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1 March 2009 The Terminal Pleistocene Extinctions in North America, Hypermorphic Evolution, and the Dynamic Equilibrium Model
Steve Wolverton, R Lee Lyman, James H Kennedy, Thomas W La Point
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Abstract

The cause of megafaunal extinctions at the end of the last glaciation has been hotly debated during the last few decades, most recently at the global scale. In North America and elsewhere the debate centers on whether or not human hunters, who seemingly first entered the continent during the extinction period, caused the extinctions through over-hunting. An alternative explanation is that climate change during the terminal Pleistocene radically modified existing habitats and this caused the extinctions. Huston's (1979, 1994) dynamic equilibrium model (DEM) of community species richness provides a theoretical context for explanations of the extinctions in North America and highlights life history characteristics of extinct mammals. These life history traits and associated phenotypes are a seldom-explored line of evidence concerning the causes of the extinctions. In light of life history traits, environmental disturbance is implicated as the proximate cause of the extinctions, but the DEM does not preclude overkill as a contributing cause in North America.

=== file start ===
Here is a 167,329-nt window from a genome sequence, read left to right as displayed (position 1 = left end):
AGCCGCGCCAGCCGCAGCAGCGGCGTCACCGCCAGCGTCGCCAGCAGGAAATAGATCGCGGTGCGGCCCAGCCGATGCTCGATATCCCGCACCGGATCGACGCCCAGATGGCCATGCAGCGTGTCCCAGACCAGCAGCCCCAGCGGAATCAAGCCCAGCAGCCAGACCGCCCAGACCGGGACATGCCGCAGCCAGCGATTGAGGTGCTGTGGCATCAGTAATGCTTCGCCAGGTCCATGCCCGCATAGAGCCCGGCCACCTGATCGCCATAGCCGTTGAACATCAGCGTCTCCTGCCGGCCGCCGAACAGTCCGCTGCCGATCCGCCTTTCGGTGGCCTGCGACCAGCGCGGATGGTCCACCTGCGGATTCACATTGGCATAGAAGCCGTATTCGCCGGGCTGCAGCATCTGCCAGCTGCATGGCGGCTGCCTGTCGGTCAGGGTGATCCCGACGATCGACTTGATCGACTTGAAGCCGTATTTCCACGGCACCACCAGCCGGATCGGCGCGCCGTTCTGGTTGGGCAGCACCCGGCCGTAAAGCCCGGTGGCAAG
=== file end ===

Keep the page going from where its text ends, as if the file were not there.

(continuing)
Steve Wolverton, R Lee Lyman, James H Kennedy, and Thomas W La Point "The Terminal Pleistocene Extinctions in North America, Hypermorphic Evolution, and the Dynamic Equilibrium Model," Journal of Ethnobiology 29(1), 28-63, (1 March 2009). https://doi.org/10.2993/0278-0771-29.1.28
Published: 1 March 2009
JOURNAL ARTICLE
36 PAGES


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KEYWORDS
Dynamic equilibrium model
hypermorphy
megafaunal extinctions
overkill hypothesis
Pleistocene extinctions
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